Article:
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    1. XOXOX back at you, Audrey! I'm glad that you enjoyed this post! I groan when it's time to do the laundry, like it's such a big deal for two people! LOL Today it is the antithesis of exciting. I would have loved the adventure of hanging laundry between dynamite blasts; who gets to do that? I have set off dynamite charges in the field in Newfoundland as a geologist. Oh so cool! I'll have to do a post about that sometime! Have a great weekend with your awesome husband and girls!

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  7. What a fun post! Even writing about laundry and cleaning was interesting. Your dad, whether he realized it or not, was a great writer - and storyteller.

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    1. Happy Saturday morning, Martha! You must be just about ready to get your house on the market! I'm sure you are wise enough to sneak in a little down time this weekend!

      Dad was a great storyteller. It's too bad that he never really had a chance to write more. The pressures of working and raising and getting five children through university was a time-eater.

      But I'm so glad that I have these letters, and I will get a book done, even if I have to self-publish. I spent an afternoon in Russell's Bookstore here in Victoria combing through all their used books on First Nations peoples. I came away with two books and photos of others for when I get home. Great fun!

      Enjoy your weekend, Martha!

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  8. As a kid, I, too, had to hang up the freshly laundered, wet clothes outside on the clothes line. I also remember sometimes bringing in the frozen clothes when the weather suddenly turned cold. I did not look at it as an adventure, though--I hated this job! I'm so thankful for electric clothes dryers and washers! I love your dad's positive attitude about taking care of such mundane chores and his special way of conveying this through his wonderful storytelling skills. Can't wait to hear more!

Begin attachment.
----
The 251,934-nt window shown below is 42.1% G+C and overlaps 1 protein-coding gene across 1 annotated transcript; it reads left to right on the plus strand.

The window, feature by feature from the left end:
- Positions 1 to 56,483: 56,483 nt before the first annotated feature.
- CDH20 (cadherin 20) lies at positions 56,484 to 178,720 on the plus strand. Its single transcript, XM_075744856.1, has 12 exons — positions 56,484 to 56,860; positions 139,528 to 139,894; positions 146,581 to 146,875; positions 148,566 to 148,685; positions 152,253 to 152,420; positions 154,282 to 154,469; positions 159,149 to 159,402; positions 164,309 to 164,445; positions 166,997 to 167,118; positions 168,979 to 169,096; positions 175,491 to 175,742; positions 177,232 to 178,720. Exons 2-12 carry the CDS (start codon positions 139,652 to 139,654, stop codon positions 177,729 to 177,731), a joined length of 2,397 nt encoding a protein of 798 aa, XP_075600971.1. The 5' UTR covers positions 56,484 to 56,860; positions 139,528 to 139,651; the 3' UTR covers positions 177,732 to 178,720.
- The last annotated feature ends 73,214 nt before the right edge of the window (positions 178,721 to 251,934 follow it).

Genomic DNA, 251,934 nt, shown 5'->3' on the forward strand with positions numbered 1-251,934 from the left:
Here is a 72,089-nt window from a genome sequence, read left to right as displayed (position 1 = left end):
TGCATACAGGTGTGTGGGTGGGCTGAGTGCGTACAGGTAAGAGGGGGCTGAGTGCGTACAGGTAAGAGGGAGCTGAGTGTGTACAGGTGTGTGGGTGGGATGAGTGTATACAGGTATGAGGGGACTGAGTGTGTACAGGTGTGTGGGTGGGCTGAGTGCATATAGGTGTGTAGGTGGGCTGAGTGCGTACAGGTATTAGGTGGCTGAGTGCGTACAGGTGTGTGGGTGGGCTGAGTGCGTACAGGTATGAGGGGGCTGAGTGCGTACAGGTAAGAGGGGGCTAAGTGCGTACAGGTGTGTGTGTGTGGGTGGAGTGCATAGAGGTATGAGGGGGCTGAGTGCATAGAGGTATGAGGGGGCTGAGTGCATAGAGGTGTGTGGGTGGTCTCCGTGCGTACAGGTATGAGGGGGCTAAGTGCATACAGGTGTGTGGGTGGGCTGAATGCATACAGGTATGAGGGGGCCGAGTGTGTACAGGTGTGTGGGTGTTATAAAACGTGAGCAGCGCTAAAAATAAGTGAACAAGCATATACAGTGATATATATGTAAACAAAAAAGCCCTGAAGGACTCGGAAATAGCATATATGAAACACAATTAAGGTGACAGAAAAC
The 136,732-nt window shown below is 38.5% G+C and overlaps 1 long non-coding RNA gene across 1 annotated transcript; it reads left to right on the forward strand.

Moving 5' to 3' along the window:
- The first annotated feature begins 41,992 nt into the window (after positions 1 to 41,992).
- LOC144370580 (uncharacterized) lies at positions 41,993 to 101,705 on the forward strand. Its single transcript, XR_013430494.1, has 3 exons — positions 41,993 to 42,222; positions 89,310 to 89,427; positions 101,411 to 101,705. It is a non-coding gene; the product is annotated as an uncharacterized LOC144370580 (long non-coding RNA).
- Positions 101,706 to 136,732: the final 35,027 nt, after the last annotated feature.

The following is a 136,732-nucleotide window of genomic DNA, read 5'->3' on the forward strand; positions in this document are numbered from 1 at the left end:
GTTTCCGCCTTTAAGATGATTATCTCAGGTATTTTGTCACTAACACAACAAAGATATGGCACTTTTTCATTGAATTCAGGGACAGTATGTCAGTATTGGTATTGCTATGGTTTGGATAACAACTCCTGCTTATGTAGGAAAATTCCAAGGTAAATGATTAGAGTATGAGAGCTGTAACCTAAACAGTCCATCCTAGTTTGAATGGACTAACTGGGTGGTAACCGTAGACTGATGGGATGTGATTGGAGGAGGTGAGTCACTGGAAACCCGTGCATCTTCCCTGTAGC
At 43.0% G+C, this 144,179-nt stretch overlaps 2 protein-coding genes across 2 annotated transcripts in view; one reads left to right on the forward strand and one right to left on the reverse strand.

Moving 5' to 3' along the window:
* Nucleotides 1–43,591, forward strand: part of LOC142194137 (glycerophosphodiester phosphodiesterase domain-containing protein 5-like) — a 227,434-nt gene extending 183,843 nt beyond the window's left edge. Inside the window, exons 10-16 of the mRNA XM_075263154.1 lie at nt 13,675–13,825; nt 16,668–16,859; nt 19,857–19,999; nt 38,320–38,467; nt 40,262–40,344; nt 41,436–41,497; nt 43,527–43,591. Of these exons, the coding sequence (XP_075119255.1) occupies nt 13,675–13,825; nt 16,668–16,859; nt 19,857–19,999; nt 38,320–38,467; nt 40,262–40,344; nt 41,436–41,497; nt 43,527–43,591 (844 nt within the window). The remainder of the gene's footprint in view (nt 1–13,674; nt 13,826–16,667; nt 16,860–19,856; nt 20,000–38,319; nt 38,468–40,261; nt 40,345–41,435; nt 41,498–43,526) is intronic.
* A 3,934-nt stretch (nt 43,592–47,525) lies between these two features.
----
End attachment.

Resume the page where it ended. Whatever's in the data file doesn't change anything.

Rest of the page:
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    1. LOL! Seriously, I wouldn't part with mine either, Susan! My sister Donnie has a clothesline that she loves in Smith's Cove, Nova Scotia, but she certainly uses her dryer for most things! I'm glad that you are enjoying Dad's storytelling! I can't believe we'll be home in less than two weeks! Looking forward to seeing you.

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  9. What a fascinating post! I loved all the pictures to go with the letter and it sounds like hanging laundry in the bush is far more exciting than I would have expected. :) I haven't hung laundry in ages, but as a child I helped my mom do it all the time. Thanks for including the maps too!
    ~Jess

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    1. Thanks, Jess! Sorry for my late response! I thought I had responded already! I do appreciate your kind comment! Have a good one!

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  10. It is so great seeing all these men doing these household chores, Louise. Goes to show that they can do it, if they have to!! lol
    Your Dad was sure a 'man of his time'.....here he is up north and look at that tie he is wearing.......forever a gentleman! My father wore a tie up to when he was in his 90's!!
    I so admire the tenacity of these people and that generation.
    Your father has a way with words that grabs one's attention.
    thanks for this entry and looking forward to the next.

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    1. Thanks so much, Jim! Yes, Dad always dressed, until he was seriously ill! It means so much to me that you are hanging in with all my posts! I've had a cold this past couple of days, and I'm slowly catching up! Hope all is well with you three!